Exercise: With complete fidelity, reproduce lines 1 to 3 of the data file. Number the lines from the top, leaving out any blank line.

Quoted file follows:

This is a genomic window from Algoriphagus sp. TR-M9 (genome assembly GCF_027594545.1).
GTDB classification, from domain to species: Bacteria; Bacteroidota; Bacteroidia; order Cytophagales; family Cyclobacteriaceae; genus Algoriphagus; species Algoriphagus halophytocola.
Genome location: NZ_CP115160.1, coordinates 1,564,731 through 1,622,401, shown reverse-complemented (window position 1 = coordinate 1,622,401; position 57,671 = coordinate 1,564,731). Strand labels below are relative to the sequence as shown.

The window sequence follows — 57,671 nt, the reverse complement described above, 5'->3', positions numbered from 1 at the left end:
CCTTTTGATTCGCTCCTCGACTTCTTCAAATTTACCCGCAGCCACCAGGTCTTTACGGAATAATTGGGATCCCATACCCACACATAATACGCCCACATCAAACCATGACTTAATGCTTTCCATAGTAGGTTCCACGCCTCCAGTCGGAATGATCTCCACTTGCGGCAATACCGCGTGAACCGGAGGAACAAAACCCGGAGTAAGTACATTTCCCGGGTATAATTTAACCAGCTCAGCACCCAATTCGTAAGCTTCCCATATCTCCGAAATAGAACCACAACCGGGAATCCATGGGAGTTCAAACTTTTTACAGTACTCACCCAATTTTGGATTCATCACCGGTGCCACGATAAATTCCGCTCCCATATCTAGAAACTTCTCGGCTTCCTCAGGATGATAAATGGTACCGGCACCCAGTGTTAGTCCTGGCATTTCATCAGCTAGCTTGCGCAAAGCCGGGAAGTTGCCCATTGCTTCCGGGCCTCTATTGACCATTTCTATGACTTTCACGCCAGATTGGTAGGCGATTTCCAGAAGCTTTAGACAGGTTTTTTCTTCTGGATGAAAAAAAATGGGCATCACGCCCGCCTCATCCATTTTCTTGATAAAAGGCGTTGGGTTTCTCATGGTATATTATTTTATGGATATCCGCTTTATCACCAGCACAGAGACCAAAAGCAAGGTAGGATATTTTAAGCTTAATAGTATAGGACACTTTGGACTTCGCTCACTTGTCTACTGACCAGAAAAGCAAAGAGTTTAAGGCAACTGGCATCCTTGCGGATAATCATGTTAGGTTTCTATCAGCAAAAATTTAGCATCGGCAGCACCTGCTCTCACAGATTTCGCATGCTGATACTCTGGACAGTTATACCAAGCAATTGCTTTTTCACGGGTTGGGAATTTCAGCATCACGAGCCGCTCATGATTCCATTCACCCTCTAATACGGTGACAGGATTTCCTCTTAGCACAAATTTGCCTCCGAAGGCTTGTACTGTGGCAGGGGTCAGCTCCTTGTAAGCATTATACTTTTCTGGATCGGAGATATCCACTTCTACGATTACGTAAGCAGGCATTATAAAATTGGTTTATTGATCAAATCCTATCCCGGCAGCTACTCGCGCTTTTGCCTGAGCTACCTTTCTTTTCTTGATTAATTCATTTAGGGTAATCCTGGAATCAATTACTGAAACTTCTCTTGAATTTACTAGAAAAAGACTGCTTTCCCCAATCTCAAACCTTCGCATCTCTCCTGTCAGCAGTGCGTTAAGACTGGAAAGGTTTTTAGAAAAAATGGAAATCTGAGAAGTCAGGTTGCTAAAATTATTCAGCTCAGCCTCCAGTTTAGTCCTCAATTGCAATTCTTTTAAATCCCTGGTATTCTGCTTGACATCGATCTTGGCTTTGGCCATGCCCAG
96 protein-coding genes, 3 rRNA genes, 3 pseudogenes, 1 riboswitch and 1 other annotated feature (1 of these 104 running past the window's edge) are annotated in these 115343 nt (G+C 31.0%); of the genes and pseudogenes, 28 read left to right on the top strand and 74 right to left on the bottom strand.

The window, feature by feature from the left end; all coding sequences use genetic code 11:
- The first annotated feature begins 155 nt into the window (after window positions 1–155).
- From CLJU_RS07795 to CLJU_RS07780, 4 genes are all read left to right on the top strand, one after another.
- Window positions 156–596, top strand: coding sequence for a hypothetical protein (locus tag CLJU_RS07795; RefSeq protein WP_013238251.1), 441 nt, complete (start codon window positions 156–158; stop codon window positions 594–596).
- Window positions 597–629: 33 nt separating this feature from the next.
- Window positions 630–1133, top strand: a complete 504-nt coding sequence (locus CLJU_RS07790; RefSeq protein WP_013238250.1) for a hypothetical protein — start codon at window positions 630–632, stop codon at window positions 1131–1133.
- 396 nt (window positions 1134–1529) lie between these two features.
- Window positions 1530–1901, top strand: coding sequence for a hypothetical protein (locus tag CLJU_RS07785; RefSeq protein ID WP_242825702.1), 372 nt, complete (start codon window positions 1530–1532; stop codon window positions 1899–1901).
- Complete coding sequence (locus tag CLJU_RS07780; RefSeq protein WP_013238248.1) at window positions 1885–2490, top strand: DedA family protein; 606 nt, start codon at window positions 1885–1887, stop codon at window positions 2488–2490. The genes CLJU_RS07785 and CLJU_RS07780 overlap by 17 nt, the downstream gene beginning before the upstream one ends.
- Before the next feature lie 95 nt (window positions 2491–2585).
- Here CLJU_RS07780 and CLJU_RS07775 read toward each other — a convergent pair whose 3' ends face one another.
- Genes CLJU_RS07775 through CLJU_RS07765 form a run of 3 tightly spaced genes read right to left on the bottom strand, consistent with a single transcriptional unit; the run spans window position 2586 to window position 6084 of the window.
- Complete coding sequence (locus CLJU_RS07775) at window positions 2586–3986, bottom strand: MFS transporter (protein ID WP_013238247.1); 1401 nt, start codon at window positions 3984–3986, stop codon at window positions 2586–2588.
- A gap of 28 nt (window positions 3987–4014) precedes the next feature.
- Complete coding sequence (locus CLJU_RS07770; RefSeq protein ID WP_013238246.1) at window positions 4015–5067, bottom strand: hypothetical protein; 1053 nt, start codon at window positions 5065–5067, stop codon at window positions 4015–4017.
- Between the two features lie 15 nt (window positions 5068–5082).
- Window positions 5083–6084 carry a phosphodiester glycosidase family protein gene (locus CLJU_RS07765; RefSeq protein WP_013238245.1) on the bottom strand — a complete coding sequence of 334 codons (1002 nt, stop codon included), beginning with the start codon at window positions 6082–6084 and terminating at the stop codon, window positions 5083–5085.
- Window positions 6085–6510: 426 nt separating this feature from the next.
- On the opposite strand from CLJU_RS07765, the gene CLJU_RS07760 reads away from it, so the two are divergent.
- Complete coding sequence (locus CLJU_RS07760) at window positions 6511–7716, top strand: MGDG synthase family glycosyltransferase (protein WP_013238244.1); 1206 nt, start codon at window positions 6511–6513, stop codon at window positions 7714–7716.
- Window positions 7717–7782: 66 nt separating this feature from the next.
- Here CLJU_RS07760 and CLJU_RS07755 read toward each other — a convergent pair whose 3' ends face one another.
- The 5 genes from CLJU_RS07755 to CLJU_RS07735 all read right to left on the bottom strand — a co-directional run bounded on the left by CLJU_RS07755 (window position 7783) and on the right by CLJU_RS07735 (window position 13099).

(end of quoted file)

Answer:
This is a genomic window from Algoriphagus sp. TR-M9 (genome assembly GCF_027594545.1).
GTDB classification, from domain to species: Bacteria; Bacteroidota; Bacteroidia; order Cytophagales; family Cyclobacteriaceae; genus Algoriphagus; species Algoriphagus halophytocola.
Genome location: NZ_CP115160.1, coordinates 1,564,731 through 1,622,401, shown reverse-complemented (window position 1 = coordinate 1,622,401; position 57,671 = coordinate 1,564,731). Strand labels below are relative to the sequence as shown.